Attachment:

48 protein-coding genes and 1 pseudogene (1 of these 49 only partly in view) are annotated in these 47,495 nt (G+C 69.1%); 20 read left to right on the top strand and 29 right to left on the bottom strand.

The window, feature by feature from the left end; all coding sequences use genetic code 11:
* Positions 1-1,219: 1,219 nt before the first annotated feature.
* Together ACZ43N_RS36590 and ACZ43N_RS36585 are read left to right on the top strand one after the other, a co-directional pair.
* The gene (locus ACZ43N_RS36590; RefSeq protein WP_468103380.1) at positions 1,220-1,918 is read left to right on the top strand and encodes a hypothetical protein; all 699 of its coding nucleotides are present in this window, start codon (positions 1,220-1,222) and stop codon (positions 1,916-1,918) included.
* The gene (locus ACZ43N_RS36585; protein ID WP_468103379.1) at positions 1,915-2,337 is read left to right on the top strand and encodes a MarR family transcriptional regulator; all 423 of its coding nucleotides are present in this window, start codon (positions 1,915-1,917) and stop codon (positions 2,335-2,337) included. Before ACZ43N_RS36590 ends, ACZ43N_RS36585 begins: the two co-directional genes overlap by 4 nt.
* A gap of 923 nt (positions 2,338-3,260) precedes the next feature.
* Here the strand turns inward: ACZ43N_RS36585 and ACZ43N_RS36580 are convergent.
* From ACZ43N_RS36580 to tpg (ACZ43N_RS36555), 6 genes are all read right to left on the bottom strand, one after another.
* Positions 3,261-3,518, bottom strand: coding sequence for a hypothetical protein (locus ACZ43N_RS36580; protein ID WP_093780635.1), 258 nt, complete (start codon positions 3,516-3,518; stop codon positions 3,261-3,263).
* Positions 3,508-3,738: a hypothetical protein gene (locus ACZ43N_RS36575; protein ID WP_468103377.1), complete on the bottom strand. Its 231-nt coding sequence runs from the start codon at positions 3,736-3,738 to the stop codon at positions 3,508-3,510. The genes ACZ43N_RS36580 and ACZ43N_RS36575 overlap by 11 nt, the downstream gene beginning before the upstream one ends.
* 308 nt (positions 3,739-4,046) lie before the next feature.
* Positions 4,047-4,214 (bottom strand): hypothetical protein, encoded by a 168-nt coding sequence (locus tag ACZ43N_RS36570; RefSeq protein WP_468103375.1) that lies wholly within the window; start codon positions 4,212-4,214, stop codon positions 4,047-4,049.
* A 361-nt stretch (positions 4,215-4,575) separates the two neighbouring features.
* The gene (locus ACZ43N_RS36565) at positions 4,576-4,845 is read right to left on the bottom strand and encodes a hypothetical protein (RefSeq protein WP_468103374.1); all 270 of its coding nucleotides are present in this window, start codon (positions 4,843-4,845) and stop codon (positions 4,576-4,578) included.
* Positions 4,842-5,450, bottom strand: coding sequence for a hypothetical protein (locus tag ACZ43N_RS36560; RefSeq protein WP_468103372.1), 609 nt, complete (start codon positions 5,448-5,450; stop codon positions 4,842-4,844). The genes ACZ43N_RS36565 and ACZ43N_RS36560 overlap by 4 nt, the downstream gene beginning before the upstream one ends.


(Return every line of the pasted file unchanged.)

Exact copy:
48 protein-coding genes and 1 pseudogene (1 of these 49 only partly in view) are annotated in these 47,495 nt (G+C 69.1%); 20 read left to right on the top strand and 29 right to left on the bottom strand.

The window, feature by feature from the left end; all coding sequences use genetic code 11:
* Positions 1-1,219: 1,219 nt before the first annotated feature.
* Together ACZ43N_RS36590 and ACZ43N_RS36585 are read left to right on the top strand one after the other, a co-directional pair.
* The gene (locus ACZ43N_RS36590; RefSeq protein WP_468103380.1) at positions 1,220-1,918 is read left to right on the top strand and encodes a hypothetical protein; all 699 of its coding nucleotides are present in this window, start codon (positions 1,220-1,222) and stop codon (positions 1,916-1,918) included.
* The gene (locus ACZ43N_RS36585; protein ID WP_468103379.1) at positions 1,915-2,337 is read left to right on the top strand and encodes a MarR family transcriptional regulator; all 423 of its coding nucleotides are present in this window, start codon (positions 1,915-1,917) and stop codon (positions 2,335-2,337) included. Before ACZ43N_RS36590 ends, ACZ43N_RS36585 begins: the two co-directional genes overlap by 4 nt.
* A gap of 923 nt (positions 2,338-3,260) precedes the next feature.
* Here the strand turns inward: ACZ43N_RS36585 and ACZ43N_RS36580 are convergent.
* From ACZ43N_RS36580 to tpg (ACZ43N_RS36555), 6 genes are all read right to left on the bottom strand, one after another.
* Positions 3,261-3,518, bottom strand: coding sequence for a hypothetical protein (locus ACZ43N_RS36580; protein ID WP_093780635.1), 258 nt, complete (start codon positions 3,516-3,518; stop codon positions 3,261-3,263).
* Positions 3,508-3,738: a hypothetical protein gene (locus ACZ43N_RS36575; protein ID WP_468103377.1), complete on the bottom strand. Its 231-nt coding sequence runs from the start codon at positions 3,736-3,738 to the stop codon at positions 3,508-3,510. The genes ACZ43N_RS36580 and ACZ43N_RS36575 overlap by 11 nt, the downstream gene beginning before the upstream one ends.
* 308 nt (positions 3,739-4,046) lie before the next feature.
* Positions 4,047-4,214 (bottom strand): hypothetical protein, encoded by a 168-nt coding sequence (locus tag ACZ43N_RS36570; RefSeq protein WP_468103375.1) that lies wholly within the window; start codon positions 4,212-4,214, stop codon positions 4,047-4,049.
* A 361-nt stretch (positions 4,215-4,575) separates the two neighbouring features.
* The gene (locus ACZ43N_RS36565) at positions 4,576-4,845 is read right to left on the bottom strand and encodes a hypothetical protein (RefSeq protein WP_468103374.1); all 270 of its coding nucleotides are present in this window, start codon (positions 4,843-4,845) and stop codon (positions 4,576-4,578) included.
* Positions 4,842-5,450, bottom strand: coding sequence for a hypothetical protein (locus tag ACZ43N_RS36560; RefSeq protein WP_468103372.1), 609 nt, complete (start codon positions 5,448-5,450; stop codon positions 4,842-4,844). The genes ACZ43N_RS36565 and ACZ43N_RS36560 overlap by 4 nt, the downstream gene beginning before the upstream one ends.